This time, three houses collapsed. David Forde, one of the injured,  lost his
entire collection of antiques in the April 2 earthquake.  Now he is homeless.  
   The rest of Tobago had slowly begun to return to normal after a  series of
aftershocks associated with the first earthquake. Now  people are being told to
expect a fresh series of aftershocks  arising from yesterday's tremor.  
   Residents of this twin-island state are somewhat used to these  occurrences.
An earthquake registering 6.0 was recorded in the  morning in 1988, while
another of magnitude 5.7 was felt on the  southeast coast of Trinidad in 1994.
In both cases, damage was  minimal.  
   Several factors are being put forward for the extent of damage in Tobago by
this month's earthquakes. A seismic report issued in the  1980s pinpoints the
area between Scarborough on the southwest tip  of the island to Mount Irvine on
the northwest coast, as being particularly vulnerable to tremors.  
   Use of beach sand in Tobago for construction, a practice long  decried by
environmentalists, has been blamed by at least one  resident for contributing to
the damage to her house. The salt  content of the sand causes steel
reinforcements to rust and fall  away from the concrete.  
   However, the common denominator in all instances of damage has been  poor
construction practices. One insurance adjuster, after  surveying claims from the
first earthquake, stated, "There is a  complete absence of ring beams and other
measures of tying walls,  floors and roofs together."  
   His statement has been echoed by Dr. Myron Chin, Senior Lecturer  in the
Department of Civil Engineering at the University of the  West Indies, St.
Augustine campus located in Trinidad.  
   Chin says that "some supposedly well engineered buildings" have  not been
built to withstand such catastrophes as hurricanes and  earthquakes.
Referring to Hurricane Gilbert, which ravaged Jamaica in 1988,  causing severe
damage to hospitals, churches and schools, Chin  said, "The construction such
buildings is left to the builders  without adequate supervision, and as a result
the quality of the  product is often questionable."  
   Civil engineers in Trinidad have recognized the potential for  disaster and
commercial and industrial buildings located in this  heavily industrialized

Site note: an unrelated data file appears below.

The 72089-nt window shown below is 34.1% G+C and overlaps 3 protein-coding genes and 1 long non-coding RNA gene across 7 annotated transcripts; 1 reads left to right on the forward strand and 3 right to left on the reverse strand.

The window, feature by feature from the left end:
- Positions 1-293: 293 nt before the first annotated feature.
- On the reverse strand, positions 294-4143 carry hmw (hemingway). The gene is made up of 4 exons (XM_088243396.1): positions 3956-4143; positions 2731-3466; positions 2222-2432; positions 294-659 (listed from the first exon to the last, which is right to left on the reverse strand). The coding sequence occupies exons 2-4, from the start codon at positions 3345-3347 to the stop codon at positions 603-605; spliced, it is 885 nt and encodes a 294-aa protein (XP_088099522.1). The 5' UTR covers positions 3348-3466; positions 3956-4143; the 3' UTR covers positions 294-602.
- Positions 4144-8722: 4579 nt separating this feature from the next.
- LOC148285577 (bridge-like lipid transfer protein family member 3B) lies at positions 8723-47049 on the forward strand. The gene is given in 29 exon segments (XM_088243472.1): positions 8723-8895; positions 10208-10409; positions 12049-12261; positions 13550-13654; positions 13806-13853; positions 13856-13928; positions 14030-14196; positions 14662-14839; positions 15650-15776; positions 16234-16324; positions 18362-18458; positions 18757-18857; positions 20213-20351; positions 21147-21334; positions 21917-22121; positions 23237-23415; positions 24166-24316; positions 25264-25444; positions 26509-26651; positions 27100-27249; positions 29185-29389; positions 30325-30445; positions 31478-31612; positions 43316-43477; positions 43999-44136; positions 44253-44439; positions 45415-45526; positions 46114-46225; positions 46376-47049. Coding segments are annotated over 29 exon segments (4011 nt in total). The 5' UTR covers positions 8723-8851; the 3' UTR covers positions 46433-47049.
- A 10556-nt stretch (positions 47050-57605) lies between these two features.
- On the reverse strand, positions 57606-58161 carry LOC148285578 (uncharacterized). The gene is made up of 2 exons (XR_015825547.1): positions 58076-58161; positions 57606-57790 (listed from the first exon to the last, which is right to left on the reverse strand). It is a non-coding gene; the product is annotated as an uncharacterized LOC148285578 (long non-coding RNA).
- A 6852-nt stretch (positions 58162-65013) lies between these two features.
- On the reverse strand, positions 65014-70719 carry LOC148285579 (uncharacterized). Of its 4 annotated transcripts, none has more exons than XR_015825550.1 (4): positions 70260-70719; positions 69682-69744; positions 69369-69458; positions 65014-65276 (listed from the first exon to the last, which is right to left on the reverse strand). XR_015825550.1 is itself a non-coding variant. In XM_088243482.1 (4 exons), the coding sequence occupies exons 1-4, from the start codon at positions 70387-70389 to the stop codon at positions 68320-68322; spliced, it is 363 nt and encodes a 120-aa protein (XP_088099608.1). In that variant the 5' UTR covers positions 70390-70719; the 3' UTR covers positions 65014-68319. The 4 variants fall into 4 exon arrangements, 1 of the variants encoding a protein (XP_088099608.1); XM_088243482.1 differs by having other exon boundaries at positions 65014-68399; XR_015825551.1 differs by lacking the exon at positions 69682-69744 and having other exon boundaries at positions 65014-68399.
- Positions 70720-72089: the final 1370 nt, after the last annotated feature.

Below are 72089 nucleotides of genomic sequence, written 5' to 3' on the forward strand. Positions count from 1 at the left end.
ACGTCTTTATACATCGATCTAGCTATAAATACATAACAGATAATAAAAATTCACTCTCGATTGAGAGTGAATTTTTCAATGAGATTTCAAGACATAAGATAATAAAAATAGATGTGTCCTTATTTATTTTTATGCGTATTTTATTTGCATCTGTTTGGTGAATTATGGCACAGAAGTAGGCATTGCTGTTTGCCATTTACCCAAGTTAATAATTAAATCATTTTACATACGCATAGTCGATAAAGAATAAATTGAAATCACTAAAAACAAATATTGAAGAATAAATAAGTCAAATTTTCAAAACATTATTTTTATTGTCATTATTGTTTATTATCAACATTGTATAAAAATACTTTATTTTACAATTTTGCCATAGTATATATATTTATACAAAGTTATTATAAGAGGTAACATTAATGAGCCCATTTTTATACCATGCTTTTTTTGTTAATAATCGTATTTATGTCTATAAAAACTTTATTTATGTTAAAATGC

country are normally built to the same  standards used in southern California in
the United States.  
   However, residential buildings throughout the country are not  normally
constructed by civil engineers and builders. Vowing that  "God is a Trini
(Trinidadian)" -- a statement popularized after  many near-miss hurricanes --
Trinidadians tend to disregard even  the most inexpensive mitigating measures.  
   Chin has called for the enforcement of the Caribbean Uniform  Building Code
(CUBIC), a series of building codes and standards for  all Caribbean countries
reviewed in 1995. Mathur says the codes  are not mandatory but even when they
become law they are not going  to be easy to enforce.  
   Officials at the Trinidad-based seismic Research Unit do not want anyone to
be lulled into any sense of complacency. Seismologist,  Dr. William Ambeh, who
oversaw early work on the simmering  Montserrat Volcano says Trinidad and Tobago
are in this for the  long haul.  
   "We can't see any trend. It's just that where we are, we are  susceptible to
earthquakes," he says.  
   NEMA officials are hoping over the long-term that the two southern  Caribbean
islands do not remain susceptible to the level of  earthquake damage currently
being witnessed in Tobago.  
   Ancil Stewart's house is not far from the building which collapsed  on April
2. He thought he was safe. Today he stood inspecting his  car, which was
sandwiched between the top floor and the foundation  of his house.  
    Copyright 1997  


  
END

File Name: Last version: March 29, 1997;